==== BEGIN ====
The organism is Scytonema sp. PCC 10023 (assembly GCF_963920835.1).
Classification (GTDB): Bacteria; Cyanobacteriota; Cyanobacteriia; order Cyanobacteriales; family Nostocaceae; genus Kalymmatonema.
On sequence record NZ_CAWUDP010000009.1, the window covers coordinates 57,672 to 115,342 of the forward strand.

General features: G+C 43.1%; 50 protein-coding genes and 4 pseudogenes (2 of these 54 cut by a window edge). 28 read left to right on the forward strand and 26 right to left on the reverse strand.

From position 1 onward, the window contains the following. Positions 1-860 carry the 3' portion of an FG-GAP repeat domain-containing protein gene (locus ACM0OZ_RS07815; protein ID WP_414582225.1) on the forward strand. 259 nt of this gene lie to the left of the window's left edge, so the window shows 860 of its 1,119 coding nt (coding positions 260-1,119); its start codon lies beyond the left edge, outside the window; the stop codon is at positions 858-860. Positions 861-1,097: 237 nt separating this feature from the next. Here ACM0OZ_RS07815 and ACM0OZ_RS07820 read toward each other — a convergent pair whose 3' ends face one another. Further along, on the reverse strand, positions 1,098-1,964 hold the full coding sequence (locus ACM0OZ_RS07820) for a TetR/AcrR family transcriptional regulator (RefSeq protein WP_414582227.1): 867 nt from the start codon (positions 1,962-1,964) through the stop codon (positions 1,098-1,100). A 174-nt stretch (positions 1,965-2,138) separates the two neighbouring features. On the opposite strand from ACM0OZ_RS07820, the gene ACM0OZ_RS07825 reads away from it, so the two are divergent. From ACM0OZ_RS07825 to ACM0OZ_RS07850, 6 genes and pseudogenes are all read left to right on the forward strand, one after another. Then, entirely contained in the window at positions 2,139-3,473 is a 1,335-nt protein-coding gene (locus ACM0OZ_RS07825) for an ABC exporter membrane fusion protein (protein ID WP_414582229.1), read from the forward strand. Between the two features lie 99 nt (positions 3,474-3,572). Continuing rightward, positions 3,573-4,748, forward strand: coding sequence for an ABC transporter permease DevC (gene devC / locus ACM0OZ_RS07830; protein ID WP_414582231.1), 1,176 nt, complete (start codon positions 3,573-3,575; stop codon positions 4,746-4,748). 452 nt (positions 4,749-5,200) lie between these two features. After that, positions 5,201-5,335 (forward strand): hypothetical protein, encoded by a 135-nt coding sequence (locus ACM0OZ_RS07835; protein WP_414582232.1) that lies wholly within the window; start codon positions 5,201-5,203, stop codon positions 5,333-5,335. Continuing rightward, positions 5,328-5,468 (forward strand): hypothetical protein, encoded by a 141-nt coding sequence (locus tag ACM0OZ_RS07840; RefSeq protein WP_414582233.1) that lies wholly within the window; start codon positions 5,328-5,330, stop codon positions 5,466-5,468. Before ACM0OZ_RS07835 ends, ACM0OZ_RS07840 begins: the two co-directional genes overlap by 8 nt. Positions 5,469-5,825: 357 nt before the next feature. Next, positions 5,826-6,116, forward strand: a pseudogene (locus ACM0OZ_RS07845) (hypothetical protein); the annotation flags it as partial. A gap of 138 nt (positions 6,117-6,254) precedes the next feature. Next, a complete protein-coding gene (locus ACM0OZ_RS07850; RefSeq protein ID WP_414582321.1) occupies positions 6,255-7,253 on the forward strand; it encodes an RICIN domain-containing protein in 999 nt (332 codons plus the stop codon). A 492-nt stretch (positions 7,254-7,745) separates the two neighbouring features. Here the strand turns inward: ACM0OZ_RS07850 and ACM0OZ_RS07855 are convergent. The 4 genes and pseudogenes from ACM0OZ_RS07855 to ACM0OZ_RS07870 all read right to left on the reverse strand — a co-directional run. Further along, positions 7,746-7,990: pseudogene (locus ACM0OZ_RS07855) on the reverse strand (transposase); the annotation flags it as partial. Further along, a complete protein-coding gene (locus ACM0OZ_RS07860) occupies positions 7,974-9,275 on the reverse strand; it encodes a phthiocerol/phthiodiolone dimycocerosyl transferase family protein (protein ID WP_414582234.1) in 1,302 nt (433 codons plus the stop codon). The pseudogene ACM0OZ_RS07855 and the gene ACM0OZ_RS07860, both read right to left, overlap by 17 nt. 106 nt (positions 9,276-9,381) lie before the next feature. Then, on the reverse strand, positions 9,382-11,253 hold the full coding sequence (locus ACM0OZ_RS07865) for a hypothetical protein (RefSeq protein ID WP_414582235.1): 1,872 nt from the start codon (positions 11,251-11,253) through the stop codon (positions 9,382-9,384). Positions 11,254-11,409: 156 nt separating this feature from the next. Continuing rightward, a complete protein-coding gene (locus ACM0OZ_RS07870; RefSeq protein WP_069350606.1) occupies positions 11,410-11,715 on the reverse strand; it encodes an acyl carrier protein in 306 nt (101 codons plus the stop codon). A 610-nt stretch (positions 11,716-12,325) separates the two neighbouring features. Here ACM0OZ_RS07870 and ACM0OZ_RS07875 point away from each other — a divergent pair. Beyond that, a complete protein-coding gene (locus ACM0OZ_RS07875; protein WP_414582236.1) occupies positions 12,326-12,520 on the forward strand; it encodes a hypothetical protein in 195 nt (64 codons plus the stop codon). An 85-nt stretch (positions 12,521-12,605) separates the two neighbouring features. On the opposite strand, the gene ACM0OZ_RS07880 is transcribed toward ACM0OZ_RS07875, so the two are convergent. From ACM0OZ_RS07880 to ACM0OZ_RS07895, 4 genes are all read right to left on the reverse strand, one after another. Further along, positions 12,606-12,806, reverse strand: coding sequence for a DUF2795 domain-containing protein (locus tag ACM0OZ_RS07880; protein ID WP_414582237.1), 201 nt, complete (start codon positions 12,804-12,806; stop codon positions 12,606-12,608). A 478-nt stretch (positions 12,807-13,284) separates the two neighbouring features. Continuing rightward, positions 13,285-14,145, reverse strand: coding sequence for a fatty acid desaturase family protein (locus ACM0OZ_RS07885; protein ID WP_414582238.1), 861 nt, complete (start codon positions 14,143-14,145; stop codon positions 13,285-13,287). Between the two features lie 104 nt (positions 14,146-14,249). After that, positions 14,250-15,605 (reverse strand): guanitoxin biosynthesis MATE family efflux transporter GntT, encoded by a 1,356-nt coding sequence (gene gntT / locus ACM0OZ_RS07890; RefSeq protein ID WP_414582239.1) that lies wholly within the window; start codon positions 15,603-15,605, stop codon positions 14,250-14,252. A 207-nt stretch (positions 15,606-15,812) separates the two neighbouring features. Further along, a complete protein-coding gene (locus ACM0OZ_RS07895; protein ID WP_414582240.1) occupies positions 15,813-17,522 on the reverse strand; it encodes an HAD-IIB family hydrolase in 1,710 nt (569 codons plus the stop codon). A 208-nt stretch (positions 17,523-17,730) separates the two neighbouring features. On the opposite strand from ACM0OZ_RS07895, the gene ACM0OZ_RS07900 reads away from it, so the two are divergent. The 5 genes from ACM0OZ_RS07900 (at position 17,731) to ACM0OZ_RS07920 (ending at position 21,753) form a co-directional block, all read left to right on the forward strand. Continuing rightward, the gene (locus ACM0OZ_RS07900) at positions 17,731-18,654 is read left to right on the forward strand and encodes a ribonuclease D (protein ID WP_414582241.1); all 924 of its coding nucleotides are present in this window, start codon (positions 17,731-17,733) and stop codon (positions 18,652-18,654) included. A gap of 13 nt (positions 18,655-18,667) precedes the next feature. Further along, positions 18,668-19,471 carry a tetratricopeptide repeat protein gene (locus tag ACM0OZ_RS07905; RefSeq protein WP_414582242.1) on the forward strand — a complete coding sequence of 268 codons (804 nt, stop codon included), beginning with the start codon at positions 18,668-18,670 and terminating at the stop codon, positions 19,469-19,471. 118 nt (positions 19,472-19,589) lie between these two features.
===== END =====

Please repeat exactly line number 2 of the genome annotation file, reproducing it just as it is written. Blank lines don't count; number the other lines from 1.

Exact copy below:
Classification (GTDB): Bacteria; Cyanobacteriota; Cyanobacteriia; order Cyanobacteriales; family Nostocaceae; genus Kalymmatonema.